Your basement has a lot of potential.
That’s untapped square footage begging for a better purpose. It could become anything – a family room for movie-watching, a home office, a playroom, a guest suite, and on and on.
The only problem is, when selling your home, finishing your basement may or may not be a wise investment. Find out when to invest in your cellar and when to leave it alone.
Selling Your Home: When to Finish the Basement and When to Skip It for Resale
There are times when taking the plunge and committing to a finished basement is an easy decision. Other times, it’s not so simple.
Do It: Buyers in Your Market Expect It
If buyers in your market are expecting a finished basement, you should go for it. You need to be on par with your home’s comparable listings, if not better. If the market is full of homes with finished lower levels, then in order to compete, you may have to spring for the project.
Maybe: You Don’t Compare with Other Houses in Your Neighborhood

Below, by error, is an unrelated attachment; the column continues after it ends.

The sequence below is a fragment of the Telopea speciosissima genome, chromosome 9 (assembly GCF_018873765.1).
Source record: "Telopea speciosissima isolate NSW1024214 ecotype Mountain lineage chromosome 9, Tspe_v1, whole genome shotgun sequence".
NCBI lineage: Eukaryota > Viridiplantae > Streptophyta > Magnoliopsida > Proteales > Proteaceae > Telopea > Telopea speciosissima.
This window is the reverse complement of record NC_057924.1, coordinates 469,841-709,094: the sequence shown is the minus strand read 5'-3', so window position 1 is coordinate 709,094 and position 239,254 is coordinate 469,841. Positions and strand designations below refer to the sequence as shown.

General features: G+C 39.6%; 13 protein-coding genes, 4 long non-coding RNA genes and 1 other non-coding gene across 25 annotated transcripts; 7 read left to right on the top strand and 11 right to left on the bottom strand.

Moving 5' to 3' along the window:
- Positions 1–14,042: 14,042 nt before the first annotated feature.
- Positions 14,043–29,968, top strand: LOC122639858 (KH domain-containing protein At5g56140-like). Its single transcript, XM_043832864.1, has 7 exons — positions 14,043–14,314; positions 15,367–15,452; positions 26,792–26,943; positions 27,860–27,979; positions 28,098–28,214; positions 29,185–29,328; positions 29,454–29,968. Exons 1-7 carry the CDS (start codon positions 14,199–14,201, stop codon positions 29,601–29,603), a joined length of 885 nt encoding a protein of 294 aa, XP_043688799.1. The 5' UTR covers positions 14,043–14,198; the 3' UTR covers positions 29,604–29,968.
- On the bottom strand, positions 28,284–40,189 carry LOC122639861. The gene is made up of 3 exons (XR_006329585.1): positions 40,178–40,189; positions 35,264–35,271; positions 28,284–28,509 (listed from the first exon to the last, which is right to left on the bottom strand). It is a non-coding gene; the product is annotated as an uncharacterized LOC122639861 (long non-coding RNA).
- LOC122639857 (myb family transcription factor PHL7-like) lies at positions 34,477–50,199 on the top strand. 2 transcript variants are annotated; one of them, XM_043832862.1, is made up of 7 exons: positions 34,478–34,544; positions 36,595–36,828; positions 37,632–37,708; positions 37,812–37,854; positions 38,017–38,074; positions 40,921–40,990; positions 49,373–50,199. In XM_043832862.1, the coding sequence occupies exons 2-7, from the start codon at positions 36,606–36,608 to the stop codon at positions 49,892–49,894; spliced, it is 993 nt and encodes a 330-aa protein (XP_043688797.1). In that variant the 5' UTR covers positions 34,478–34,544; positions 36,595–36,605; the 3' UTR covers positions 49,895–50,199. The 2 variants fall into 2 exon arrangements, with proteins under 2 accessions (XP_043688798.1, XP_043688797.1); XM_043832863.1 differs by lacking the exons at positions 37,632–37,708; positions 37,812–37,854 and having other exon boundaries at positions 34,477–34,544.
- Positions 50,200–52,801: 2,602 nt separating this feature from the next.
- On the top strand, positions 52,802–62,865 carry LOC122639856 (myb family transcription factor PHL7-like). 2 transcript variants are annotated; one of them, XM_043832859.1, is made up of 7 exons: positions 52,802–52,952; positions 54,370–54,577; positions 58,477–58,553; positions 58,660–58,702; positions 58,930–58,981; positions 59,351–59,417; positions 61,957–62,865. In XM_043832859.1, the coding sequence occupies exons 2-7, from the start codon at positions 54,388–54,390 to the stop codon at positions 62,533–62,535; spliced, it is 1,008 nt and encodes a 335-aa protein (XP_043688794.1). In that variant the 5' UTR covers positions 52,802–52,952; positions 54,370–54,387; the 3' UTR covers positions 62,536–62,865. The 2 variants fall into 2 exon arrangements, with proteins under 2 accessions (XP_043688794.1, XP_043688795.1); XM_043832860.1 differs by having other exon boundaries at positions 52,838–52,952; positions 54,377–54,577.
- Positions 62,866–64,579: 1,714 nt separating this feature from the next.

When considering whether updating the basement is a good investment, look close to home, not just in the wider market. If most comps have three bedrooms and you have only two, then finishing your basement can bring you up to speed. If the comps all have downstairs family rooms, then you might want to create the same space to compete.
On the other hand, if the norm is to have an unfinished basement, see how you compare in other areas. If you’re up to scratch, you may be able to leave your basement as-is.
Don’t Do It: The Market Isn’t Good for Sellers
It’s difficult to recoup any investment when the market is down. Refinishing a basement can get expensive, and you may not get back any of that money in the sale. What it can do in a down market: attract more potential buyers, or help sell your home faster.
Do It: You’re Really, Really Handy
If you can complete the work yourself at the same level of craftsmanship as the rest of your house, it may be worth the investment. However, you have to make sure you don’t make the update too personal. Finish off the bones of the space with drywall, paint, and flooring, and make sure the plumbing and electrical are up to code. This type of usable blank slate will appeal to most buyers.